The basic content of the material could remain the same for all but be
communicated in formats and style appropriate to specific age groups. This basic
material may help support adults to talk with children about ‘enjoyable, sensible’
drinking. Parents, who are themselves experiencing difficulties with alcohol, may find
it difficult to be in an educating role on alcohol. Therefore, information needs to be
reflective of this.
Targeted information for young people in particular should seek to reflect /mirror
their diverse experiences of alcohol. Information needs to be presented in a way that
is relevant, accessible and appropriate. For children and young people who may live
in a household where alcohol is misused, it is particularly important that issues are
dealt with carefully and sensitively. For example, school teachers and other
professionals working alongside children should have information on the impacts of
parental alcohol misuse and local and national sources of support. Where possible
young people themselves could be involved in designing such information- given our
service experience here, Barnardo’s Scotland would be willing to advise/assist with
Further, we need to listen carefully to the reasons why children and young people
may use and misuse alcohol and work with then to provide alternative solutions.
One frequent explanation is – ‘a lack of things to do in their locality’. Furthermore,
there needs to be a consideration of adult’s behaviour towards alcohol and how
children and young people may ‘mimic’ these behaviours and as such a cycle of
negative relationships with alcohol can be repeated.
Minimum legal purchase age for alcohol
Do you think that the minimum age for off-sales purchases should be raised to 21 in
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This is a difficult issue that requires careful consideration and on balance, we would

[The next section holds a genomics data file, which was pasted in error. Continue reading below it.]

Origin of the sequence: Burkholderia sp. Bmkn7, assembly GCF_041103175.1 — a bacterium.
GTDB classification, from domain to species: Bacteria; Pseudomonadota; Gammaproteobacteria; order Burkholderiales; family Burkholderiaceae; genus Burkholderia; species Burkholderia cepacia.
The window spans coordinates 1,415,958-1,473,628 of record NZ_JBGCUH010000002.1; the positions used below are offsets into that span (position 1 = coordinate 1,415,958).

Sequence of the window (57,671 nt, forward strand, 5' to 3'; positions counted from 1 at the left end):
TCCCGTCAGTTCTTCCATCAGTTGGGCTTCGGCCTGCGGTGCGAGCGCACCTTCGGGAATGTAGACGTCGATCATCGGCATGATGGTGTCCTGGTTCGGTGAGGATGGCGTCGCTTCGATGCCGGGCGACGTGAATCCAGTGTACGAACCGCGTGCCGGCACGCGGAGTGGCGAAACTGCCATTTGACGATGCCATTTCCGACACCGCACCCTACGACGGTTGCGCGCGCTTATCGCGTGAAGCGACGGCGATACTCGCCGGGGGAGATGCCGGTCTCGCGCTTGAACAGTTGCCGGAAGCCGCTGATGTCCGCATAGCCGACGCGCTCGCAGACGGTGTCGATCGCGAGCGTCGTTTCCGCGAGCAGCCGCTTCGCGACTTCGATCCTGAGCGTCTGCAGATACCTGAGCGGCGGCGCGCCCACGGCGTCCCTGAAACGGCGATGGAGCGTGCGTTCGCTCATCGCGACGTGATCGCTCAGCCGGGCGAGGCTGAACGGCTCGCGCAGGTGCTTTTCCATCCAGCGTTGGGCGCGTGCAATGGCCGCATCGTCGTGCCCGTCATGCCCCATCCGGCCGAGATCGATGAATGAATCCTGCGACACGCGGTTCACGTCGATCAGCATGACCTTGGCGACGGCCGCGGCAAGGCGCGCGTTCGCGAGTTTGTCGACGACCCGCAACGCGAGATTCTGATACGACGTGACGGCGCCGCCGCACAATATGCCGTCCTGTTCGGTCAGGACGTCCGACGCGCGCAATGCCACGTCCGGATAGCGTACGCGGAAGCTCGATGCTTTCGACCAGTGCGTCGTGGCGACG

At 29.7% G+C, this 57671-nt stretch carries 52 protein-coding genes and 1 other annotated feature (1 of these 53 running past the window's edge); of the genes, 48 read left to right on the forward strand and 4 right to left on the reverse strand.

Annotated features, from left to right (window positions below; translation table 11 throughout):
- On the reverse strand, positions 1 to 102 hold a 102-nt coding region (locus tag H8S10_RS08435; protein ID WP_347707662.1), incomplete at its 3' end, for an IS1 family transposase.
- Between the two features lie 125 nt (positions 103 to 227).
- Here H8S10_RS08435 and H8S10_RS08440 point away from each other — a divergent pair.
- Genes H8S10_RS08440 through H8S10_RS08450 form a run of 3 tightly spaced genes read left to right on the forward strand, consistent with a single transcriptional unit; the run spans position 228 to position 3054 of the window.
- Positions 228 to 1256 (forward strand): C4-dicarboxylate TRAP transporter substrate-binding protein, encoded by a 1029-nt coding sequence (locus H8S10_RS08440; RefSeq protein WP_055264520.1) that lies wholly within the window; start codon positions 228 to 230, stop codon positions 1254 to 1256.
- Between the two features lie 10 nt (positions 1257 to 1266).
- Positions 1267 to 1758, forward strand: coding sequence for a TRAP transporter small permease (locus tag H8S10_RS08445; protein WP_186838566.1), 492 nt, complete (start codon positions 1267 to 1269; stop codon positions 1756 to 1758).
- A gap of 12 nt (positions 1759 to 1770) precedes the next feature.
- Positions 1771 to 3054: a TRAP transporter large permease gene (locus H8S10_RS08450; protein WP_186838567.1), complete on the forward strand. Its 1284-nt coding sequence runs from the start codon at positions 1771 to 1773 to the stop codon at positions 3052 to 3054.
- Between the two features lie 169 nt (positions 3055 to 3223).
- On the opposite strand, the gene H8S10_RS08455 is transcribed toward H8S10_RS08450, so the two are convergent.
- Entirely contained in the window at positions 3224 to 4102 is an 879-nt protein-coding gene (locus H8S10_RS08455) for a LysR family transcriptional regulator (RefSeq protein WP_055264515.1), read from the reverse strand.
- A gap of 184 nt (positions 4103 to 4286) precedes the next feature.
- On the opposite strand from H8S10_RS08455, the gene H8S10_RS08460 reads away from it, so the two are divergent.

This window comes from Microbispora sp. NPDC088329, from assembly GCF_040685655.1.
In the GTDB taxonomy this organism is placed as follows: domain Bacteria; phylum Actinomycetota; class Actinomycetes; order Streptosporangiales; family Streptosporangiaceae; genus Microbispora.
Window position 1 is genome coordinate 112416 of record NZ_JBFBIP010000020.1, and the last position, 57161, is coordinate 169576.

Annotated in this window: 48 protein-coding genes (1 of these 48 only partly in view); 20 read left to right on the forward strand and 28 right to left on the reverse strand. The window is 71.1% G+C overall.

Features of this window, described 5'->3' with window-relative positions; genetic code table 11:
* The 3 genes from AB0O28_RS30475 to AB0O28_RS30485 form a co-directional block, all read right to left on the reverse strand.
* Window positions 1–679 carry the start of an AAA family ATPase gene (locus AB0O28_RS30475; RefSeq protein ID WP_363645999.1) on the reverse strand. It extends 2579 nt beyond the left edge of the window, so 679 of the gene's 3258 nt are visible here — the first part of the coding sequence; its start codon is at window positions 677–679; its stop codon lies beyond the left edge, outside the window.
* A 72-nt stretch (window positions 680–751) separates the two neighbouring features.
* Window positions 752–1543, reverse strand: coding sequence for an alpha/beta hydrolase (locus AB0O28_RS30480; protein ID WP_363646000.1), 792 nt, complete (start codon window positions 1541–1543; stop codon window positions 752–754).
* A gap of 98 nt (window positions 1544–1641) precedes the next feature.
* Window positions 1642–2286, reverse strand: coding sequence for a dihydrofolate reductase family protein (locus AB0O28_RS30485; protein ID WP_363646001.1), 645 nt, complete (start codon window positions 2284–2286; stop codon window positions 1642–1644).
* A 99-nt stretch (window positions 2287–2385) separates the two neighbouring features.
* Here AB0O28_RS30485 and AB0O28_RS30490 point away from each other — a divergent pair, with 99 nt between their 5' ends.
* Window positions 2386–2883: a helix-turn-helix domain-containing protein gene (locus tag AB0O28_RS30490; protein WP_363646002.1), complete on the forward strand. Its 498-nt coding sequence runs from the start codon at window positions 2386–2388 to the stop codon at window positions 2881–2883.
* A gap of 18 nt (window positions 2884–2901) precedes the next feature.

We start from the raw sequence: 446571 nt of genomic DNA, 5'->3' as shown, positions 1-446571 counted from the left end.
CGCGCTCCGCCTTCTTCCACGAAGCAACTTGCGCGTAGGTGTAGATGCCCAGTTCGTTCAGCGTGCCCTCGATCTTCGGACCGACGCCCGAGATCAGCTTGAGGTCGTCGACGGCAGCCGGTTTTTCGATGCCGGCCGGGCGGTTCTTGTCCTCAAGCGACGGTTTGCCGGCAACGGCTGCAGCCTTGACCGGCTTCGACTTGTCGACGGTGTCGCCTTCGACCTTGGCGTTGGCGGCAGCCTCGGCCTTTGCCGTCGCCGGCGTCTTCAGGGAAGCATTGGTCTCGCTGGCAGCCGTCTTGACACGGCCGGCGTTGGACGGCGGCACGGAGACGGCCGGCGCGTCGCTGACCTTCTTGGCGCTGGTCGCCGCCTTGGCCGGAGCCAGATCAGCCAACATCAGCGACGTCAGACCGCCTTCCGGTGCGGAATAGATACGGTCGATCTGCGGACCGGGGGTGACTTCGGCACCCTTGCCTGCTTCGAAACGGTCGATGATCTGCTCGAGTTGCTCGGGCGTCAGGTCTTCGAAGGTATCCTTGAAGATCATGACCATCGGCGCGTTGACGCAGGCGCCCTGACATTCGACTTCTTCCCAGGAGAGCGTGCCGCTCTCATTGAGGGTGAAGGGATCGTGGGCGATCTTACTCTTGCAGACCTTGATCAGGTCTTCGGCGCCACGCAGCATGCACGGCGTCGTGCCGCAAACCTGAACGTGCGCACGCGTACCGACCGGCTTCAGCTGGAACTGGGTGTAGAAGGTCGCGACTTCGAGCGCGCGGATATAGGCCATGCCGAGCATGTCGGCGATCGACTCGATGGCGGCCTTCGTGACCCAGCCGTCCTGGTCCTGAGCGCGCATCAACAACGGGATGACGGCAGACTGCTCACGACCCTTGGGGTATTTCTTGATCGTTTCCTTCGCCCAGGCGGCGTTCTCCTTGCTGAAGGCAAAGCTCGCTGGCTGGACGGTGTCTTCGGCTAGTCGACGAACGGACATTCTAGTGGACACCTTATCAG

need a stronger evidence base to support this proposal. Barnardo’s Scotland suggest
the government should strengthen the legislation currently in place and focus on the
prosecution of those selling alcohol to under aged drinkers rather than targeting
young adults who can legally drink. There may be existing options under the Local
Government in Scotland Act 2003 (power to promote well-being) or local licensing
laws to achieve this.
The removal of a young person’s rights (particularly when they can join the armed
forces and marry at 16) must be fully justifiable and underpinned by a robust
Barnardo’s Scotland recognises that any reduction in alcohol consumption will have
long term health benefits. We also acknowledge the evidence presented in the
alcohol plan which points to the number of very young (13-15 years old) under-age
drinkers who obtain their drink through third parties, typically via off-sales.
However, many older adults consume excessive amounts of alcohol purchased
through off-sales too. There may therefore be a much wider issue to address.
We are keen to see further evidence to consider this proposal, particularly from the
pilot schemes in Armadale, West Lothian and Cupar, Fife for restricting the sale of
alcohol to over 21s for Friday and Saturday evenings. It has been reported that this
measure reduced anti social behaviour and this is encouraging. We would welcome
more information on whether this measure was in conjunction with additional or
targeted youth work resources to clarify whether the impact was solely due to the
change in the licensing practices and what part was played by providing positive
alternatives to under-aged drinking.
In the government’s commitment to change the culture of Scotland’s attitude to
alcohol, this proposal does not challenge excessive alcohol consumption of the
whole population but instead seems to penalise young adults.
Do you have any other comments or suggestions to make on, or any addition to, the
proposals set out in this consultation paper?
The following comments relate specifically to alcohol misuse by parents/carers and
the impact that this has on children/young people and families. We highlight where
we think the Alcohol Plan can be improved and where we believe we can assist
Scottish Government to improve practice /understanding in this area.
The Impact of parental alcohol misuse on children and families
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Scottish Government figures estimate 65 000 children’s lives are affected by a parent
or carer’s alcohol misuse. We understand that the 65,000 figure was calculated using
the CAGE questionnaire which whilst very helpful, does rely on respondents’ self-
reporting. We believe that this is a considerable underestimation and that figures
are likely to be significantly higher. Previous government figures, (outlined in
response to Hidden Harm) estimated 100 000 children are affected by parental
alcohol misuse. In addition, there are many children/young people affected by
parental alcohol misuse who no longer live with the principle user, thus they may not
be counted as ‘living with parental alcohol misuse’ but may still require support and
would regard themselves as still ‘affected’.